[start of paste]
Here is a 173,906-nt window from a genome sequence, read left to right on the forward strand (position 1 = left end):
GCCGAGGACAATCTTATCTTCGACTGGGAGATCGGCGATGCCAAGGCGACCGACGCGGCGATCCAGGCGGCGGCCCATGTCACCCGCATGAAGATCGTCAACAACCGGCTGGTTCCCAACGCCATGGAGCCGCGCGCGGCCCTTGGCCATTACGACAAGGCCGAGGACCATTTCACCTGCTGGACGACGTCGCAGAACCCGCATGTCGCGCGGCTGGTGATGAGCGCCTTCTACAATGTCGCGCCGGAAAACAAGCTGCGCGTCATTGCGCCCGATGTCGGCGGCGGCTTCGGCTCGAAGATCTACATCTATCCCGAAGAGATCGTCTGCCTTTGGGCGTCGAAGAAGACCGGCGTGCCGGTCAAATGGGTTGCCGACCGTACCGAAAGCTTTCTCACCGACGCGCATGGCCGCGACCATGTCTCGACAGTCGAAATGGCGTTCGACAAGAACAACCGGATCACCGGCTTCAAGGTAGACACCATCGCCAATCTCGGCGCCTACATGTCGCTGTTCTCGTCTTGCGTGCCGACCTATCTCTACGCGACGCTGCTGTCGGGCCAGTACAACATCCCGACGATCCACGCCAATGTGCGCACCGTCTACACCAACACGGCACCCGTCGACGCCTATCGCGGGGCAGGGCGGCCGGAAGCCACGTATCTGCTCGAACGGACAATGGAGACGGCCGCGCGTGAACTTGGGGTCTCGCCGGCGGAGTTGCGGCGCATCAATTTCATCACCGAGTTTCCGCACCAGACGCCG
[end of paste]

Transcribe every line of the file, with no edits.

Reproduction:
Here is a 173,906-nt window from a genome sequence, read left to right on the forward strand (position 1 = left end):
GCCGAGGACAATCTTATCTTCGACTGGGAGATCGGCGATGCCAAGGCGACCGACGCGGCGATCCAGGCGGCGGCCCATGTCACCCGCATGAAGATCGTCAACAACCGGCTGGTTCCCAACGCCATGGAGCCGCGCGCGGCCCTTGGCCATTACGACAAGGCCGAGGACCATTTCACCTGCTGGACGACGTCGCAGAACCCGCATGTCGCGCGGCTGGTGATGAGCGCCTTCTACAATGTCGCGCCGGAAAACAAGCTGCGCGTCATTGCGCCCGATGTCGGCGGCGGCTTCGGCTCGAAGATCTACATCTATCCCGAAGAGATCGTCTGCCTTTGGGCGTCGAAGAAGACCGGCGTGCCGGTCAAATGGGTTGCCGACCGTACCGAAAGCTTTCTCACCGACGCGCATGGCCGCGACCATGTCTCGACAGTCGAAATGGCGTTCGACAAGAACAACCGGATCACCGGCTTCAAGGTAGACACCATCGCCAATCTCGGCGCCTACATGTCGCTGTTCTCGTCTTGCGTGCCGACCTATCTCTACGCGACGCTGCTGTCGGGCCAGTACAACATCCCGACGATCCACGCCAATGTGCGCACCGTCTACACCAACACGGCACCCGTCGACGCCTATCGCGGGGCAGGGCGGCCGGAAGCCACGTATCTGCTCGAACGGACAATGGAGACGGCCGCGCGTGAACTTGGGGTCTCGCCGGCGGAGTTGCGGCGCATCAATTTCATCACCGAGTTTCCGCACCAGACGCCG